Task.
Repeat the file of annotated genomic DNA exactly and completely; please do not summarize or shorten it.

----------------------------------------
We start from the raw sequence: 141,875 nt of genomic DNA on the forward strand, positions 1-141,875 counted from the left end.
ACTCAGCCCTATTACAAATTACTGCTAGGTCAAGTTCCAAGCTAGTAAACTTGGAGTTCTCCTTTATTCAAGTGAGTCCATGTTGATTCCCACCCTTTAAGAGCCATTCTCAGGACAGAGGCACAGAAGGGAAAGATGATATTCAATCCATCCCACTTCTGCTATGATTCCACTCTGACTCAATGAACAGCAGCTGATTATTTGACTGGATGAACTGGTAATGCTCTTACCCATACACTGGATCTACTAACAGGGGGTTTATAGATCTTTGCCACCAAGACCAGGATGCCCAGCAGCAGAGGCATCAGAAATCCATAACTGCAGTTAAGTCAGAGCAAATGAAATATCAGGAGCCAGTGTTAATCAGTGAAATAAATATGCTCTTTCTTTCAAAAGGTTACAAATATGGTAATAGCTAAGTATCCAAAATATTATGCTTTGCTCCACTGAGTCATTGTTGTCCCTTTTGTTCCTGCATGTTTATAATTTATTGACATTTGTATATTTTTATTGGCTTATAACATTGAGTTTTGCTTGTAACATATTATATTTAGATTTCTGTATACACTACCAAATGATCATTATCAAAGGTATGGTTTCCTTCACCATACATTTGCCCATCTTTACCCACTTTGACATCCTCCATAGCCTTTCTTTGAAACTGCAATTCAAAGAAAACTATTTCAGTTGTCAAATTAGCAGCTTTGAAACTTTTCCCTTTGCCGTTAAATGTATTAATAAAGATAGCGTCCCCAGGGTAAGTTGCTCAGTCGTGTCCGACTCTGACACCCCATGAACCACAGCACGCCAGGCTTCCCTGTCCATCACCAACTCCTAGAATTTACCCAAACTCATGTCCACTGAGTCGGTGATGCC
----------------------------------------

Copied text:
We start from the raw sequence: 141,875 nt of genomic DNA on the forward strand, positions 1-141,875 counted from the left end.
ACTCAGCCCTATTACAAATTACTGCTAGGTCAAGTTCCAAGCTAGTAAACTTGGAGTTCTCCTTTATTCAAGTGAGTCCATGTTGATTCCCACCCTTTAAGAGCCATTCTCAGGACAGAGGCACAGAAGGGAAAGATGATATTCAATCCATCCCACTTCTGCTATGATTCCACTCTGACTCAATGAACAGCAGCTGATTATTTGACTGGATGAACTGGTAATGCTCTTACCCATACACTGGATCTACTAACAGGGGGTTTATAGATCTTTGCCACCAAGACCAGGATGCCCAGCAGCAGAGGCATCAGAAATCCATAACTGCAGTTAAGTCAGAGCAAATGAAATATCAGGAGCCAGTGTTAATCAGTGAAATAAATATGCTCTTTCTTTCAAAAGGTTACAAATATGGTAATAGCTAAGTATCCAAAATATTATGCTTTGCTCCACTGAGTCATTGTTGTCCCTTTTGTTCCTGCATGTTTATAATTTATTGACATTTGTATATTTTTATTGGCTTATAACATTGAGTTTTGCTTGTAACATATTATATTTAGATTTCTGTATACACTACCAAATGATCATTATCAAAGGTATGGTTTCCTTCACCATACATTTGCCCATCTTTACCCACTTTGACATCCTCCATAGCCTTTCTTTGAAACTGCAATTCAAAGAAAACTATTTCAGTTGTCAAATTAGCAGCTTTGAAACTTTTCCCTTTGCCGTTAAATGTATTAATAAAGATAGCGTCCCCAGGGTAAGTTGCTCAGTCGTGTCCGACTCTGACACCCCATGAACCACAGCACGCCAGGCTTCCCTGTCCATCACCAACTCCTAGAATTTACCCAAACTCATGTCCACTGAGTCGGTGATGCC